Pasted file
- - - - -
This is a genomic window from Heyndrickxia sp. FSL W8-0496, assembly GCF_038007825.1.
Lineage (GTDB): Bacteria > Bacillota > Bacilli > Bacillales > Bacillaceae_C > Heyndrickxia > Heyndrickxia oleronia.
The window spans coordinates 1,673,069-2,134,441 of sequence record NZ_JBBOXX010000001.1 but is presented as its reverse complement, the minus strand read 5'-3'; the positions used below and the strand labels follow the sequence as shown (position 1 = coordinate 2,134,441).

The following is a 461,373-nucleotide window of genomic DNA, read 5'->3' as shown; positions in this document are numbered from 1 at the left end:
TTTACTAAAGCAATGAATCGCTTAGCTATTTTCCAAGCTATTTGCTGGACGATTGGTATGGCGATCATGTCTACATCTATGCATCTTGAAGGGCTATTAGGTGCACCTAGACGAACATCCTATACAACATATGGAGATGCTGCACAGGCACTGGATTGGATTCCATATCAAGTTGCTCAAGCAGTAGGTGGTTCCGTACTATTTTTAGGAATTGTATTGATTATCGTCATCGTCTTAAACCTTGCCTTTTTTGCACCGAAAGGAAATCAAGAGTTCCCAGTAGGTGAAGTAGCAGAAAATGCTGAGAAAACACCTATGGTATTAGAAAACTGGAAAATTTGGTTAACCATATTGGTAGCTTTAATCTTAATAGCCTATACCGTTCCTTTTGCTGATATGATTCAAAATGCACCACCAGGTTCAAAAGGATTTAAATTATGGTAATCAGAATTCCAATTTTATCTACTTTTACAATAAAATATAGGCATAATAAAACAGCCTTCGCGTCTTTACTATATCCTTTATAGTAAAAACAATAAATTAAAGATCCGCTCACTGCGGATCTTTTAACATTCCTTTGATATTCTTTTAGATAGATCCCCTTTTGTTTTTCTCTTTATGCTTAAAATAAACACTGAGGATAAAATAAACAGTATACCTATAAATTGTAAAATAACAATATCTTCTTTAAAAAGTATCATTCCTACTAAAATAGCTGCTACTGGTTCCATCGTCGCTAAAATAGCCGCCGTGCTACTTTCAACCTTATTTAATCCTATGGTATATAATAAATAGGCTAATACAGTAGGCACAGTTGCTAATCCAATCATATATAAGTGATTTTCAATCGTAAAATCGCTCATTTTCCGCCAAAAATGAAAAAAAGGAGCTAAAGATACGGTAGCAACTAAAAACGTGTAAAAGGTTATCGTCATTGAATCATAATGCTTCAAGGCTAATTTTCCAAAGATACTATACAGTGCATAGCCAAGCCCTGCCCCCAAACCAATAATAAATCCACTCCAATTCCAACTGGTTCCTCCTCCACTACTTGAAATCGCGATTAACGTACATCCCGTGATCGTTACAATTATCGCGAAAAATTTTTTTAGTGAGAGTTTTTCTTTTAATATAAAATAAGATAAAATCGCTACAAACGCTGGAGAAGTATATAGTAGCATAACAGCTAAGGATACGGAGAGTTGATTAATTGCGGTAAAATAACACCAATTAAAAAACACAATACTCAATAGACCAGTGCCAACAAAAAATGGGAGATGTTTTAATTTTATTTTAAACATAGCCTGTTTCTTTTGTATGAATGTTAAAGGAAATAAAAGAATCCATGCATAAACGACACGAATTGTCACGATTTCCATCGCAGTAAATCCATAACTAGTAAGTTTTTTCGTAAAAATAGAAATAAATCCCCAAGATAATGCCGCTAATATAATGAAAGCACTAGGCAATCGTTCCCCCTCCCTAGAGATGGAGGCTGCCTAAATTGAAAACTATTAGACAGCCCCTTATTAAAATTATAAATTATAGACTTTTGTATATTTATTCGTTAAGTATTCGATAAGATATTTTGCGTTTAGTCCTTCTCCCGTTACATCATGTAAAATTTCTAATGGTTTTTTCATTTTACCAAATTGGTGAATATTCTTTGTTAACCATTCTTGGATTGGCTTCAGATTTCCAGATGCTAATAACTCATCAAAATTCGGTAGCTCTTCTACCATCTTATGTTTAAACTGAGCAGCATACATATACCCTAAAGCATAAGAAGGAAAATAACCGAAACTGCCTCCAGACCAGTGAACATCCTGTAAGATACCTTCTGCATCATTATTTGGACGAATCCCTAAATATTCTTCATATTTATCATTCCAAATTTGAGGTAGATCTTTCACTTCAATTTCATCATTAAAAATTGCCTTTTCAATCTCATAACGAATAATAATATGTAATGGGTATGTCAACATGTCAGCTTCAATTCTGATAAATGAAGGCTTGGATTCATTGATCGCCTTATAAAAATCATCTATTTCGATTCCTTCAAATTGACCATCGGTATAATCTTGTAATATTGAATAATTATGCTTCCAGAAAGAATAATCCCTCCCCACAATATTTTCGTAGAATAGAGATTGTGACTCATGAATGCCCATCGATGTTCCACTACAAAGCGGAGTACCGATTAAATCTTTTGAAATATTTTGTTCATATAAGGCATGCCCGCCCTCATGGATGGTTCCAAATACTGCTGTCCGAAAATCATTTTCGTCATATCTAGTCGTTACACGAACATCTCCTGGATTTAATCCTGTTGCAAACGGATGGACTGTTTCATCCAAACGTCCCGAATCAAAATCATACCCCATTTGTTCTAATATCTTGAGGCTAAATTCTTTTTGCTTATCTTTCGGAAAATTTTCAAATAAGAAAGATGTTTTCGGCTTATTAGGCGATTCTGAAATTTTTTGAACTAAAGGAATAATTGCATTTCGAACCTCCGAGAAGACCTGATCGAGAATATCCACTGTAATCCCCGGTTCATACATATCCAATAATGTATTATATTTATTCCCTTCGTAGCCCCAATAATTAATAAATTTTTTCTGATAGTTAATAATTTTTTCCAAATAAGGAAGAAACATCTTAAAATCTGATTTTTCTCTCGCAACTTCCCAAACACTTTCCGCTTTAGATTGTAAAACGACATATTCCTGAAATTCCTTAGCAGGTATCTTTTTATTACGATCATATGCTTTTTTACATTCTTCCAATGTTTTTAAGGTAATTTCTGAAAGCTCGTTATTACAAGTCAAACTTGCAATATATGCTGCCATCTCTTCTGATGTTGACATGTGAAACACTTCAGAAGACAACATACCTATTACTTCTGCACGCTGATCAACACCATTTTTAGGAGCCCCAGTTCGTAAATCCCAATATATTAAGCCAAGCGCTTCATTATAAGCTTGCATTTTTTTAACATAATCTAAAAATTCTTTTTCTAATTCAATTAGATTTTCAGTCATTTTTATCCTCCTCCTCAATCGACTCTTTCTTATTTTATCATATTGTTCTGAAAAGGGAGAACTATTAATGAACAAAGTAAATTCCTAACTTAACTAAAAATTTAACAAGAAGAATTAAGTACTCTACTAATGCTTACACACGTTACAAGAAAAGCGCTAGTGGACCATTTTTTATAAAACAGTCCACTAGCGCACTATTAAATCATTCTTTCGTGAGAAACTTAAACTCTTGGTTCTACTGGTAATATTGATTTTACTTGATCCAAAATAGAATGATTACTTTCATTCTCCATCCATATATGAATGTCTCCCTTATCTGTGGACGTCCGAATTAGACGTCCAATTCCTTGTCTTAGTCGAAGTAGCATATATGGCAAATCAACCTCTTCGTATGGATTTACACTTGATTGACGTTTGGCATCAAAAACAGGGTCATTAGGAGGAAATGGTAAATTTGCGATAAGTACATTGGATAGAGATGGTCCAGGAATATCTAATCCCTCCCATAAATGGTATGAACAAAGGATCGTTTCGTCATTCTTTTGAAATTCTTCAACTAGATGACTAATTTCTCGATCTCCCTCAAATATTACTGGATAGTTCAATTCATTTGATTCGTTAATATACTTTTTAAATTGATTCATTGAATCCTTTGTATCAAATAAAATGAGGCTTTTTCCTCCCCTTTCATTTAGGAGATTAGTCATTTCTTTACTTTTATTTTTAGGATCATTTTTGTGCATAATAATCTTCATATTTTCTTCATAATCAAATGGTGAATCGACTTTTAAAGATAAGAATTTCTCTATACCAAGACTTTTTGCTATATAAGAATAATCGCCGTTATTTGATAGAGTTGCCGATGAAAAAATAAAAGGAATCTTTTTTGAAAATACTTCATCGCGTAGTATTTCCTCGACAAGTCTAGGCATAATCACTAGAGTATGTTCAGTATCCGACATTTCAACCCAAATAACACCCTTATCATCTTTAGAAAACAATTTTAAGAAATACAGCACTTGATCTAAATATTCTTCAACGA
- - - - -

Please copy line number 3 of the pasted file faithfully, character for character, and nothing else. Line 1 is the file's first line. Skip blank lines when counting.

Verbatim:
The window spans coordinates 1,673,069-2,134,441 of sequence record NZ_JBBOXX010000001.1 but is presented as its reverse complement, the minus strand read 5'-3'; the positions used below and the strand labels follow the sequence as shown (position 1 = coordinate 2,134,441).